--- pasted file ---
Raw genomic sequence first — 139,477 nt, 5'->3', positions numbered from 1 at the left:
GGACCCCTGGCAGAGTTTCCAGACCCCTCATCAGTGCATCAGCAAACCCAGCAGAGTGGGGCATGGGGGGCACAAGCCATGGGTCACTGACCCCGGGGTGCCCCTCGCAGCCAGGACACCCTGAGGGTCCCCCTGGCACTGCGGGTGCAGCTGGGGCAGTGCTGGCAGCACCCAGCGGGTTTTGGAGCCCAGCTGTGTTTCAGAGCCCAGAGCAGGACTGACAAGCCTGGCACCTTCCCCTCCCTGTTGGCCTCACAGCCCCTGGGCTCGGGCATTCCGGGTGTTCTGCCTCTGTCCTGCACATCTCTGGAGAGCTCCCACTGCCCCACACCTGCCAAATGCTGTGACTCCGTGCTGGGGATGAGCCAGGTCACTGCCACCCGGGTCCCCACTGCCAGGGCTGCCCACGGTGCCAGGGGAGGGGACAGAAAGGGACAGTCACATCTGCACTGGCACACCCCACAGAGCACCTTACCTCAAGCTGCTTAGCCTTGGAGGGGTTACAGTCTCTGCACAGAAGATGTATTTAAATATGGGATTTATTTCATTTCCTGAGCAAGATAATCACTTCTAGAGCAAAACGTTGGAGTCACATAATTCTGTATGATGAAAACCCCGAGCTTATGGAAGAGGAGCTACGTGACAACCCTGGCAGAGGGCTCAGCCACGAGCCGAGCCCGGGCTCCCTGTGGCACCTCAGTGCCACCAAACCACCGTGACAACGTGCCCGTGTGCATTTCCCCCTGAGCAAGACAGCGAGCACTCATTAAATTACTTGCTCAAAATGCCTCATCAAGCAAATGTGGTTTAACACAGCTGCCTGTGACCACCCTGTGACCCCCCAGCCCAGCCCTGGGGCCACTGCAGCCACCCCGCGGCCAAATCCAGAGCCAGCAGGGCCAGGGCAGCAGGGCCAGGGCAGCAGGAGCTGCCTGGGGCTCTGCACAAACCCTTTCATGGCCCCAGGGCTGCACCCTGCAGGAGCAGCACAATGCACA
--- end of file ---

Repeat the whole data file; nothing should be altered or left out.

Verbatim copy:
Raw genomic sequence first — 139,477 nt, 5'->3', positions numbered from 1 at the left:
GGACCCCTGGCAGAGTTTCCAGACCCCTCATCAGTGCATCAGCAAACCCAGCAGAGTGGGGCATGGGGGGCACAAGCCATGGGTCACTGACCCCGGGGTGCCCCTCGCAGCCAGGACACCCTGAGGGTCCCCCTGGCACTGCGGGTGCAGCTGGGGCAGTGCTGGCAGCACCCAGCGGGTTTTGGAGCCCAGCTGTGTTTCAGAGCCCAGAGCAGGACTGACAAGCCTGGCACCTTCCCCTCCCTGTTGGCCTCACAGCCCCTGGGCTCGGGCATTCCGGGTGTTCTGCCTCTGTCCTGCACATCTCTGGAGAGCTCCCACTGCCCCACACCTGCCAAATGCTGTGACTCCGTGCTGGGGATGAGCCAGGTCACTGCCACCCGGGTCCCCACTGCCAGGGCTGCCCACGGTGCCAGGGGAGGGGACAGAAAGGGACAGTCACATCTGCACTGGCACACCCCACAGAGCACCTTACCTCAAGCTGCTTAGCCTTGGAGGGGTTACAGTCTCTGCACAGAAGATGTATTTAAATATGGGATTTATTTCATTTCCTGAGCAAGATAATCACTTCTAGAGCAAAACGTTGGAGTCACATAATTCTGTATGATGAAAACCCCGAGCTTATGGAAGAGGAGCTACGTGACAACCCTGGCAGAGGGCTCAGCCACGAGCCGAGCCCGGGCTCCCTGTGGCACCTCAGTGCCACCAAACCACCGTGACAACGTGCCCGTGTGCATTTCCCCCTGAGCAAGACAGCGAGCACTCATTAAATTACTTGCTCAAAATGCCTCATCAAGCAAATGTGGTTTAACACAGCTGCCTGTGACCACCCTGTGACCCCCCAGCCCAGCCCTGGGGCCACTGCAGCCACCCCGCGGCCAAATCCAGAGCCAGCAGGGCCAGGGCAGCAGGGCCAGGGCAGCAGGAGCTGCCTGGGGCTCTGCACAAACCCTTTCATGGCCCCAGGGCTGCACCCTGCAGGAGCAGCACAATGCACA